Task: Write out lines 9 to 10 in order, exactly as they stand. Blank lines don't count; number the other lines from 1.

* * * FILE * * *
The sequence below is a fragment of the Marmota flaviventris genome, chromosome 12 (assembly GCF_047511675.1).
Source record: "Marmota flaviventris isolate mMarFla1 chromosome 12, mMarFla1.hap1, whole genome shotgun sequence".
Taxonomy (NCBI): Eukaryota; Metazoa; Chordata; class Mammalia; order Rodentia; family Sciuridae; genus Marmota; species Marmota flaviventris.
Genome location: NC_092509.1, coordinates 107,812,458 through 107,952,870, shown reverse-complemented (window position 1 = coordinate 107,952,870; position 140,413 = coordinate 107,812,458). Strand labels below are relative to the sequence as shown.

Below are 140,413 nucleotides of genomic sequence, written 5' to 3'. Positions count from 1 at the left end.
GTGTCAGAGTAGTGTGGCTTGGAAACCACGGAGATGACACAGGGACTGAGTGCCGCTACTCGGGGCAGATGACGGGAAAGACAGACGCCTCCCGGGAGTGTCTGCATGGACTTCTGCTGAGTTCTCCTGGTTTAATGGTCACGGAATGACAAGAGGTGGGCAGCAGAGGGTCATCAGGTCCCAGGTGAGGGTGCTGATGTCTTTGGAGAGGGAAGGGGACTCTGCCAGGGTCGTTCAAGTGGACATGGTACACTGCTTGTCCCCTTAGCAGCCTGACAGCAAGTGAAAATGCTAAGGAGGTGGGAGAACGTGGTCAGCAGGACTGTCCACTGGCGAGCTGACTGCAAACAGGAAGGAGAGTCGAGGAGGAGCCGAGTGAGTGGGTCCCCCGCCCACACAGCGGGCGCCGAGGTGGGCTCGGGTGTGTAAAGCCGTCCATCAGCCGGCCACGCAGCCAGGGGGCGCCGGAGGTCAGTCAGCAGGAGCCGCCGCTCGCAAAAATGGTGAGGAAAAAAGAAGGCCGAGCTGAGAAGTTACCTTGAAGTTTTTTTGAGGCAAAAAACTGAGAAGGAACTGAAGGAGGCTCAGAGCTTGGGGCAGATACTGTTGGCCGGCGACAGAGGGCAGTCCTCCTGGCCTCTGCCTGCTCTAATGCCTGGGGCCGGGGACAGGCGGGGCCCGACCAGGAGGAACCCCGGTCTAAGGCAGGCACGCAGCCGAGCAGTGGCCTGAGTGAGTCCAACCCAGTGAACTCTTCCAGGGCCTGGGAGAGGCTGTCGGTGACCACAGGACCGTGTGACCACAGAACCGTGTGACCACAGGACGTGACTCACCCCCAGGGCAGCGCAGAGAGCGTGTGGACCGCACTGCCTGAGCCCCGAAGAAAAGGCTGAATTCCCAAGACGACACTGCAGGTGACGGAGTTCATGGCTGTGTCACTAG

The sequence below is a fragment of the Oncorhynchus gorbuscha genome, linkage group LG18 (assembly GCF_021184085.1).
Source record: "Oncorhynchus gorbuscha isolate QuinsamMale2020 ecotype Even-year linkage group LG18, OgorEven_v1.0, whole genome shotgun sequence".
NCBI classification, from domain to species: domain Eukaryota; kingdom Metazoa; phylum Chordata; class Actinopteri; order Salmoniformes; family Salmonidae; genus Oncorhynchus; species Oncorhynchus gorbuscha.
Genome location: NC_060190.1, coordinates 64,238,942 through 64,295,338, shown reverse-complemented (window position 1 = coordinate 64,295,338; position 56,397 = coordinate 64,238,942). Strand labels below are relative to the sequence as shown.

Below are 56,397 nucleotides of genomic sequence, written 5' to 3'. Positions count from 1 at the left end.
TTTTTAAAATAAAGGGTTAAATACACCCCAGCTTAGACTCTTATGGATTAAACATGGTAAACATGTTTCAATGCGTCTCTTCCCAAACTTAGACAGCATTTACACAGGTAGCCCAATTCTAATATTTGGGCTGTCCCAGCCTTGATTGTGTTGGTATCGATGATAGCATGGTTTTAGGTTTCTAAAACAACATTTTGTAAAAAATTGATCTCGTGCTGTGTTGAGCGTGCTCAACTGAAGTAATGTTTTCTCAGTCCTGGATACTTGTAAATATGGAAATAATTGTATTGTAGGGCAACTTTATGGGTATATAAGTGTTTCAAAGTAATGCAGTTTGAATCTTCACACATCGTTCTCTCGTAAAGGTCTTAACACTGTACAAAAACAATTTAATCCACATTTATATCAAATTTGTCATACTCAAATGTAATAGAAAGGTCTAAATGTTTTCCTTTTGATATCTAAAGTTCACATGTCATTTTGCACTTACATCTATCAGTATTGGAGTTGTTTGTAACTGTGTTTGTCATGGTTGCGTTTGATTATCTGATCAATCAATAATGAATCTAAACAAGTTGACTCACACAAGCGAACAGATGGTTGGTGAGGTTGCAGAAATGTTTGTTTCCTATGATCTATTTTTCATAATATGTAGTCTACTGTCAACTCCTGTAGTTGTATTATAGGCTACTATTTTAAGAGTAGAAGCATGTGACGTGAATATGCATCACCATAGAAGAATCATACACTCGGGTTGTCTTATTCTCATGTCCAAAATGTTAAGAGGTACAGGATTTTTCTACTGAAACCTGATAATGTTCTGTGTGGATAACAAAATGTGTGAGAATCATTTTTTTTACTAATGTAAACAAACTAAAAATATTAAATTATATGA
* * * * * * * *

NCBI classification, from domain to species: domain Eukaryota; kingdom Metazoa; phylum Chordata; class Actinopteri; order Salmoniformes; family Salmonidae; genus Oncorhynchus; species Oncorhynchus gorbuscha.
Genome location: NC_060190.1, coordinates 64,238,942 through 64,295,338, shown reverse-complemented (window position 1 = coordinate 64,295,338; position 56,397 = coordinate 64,238,942). Strand labels below are relative to the sequence as shown.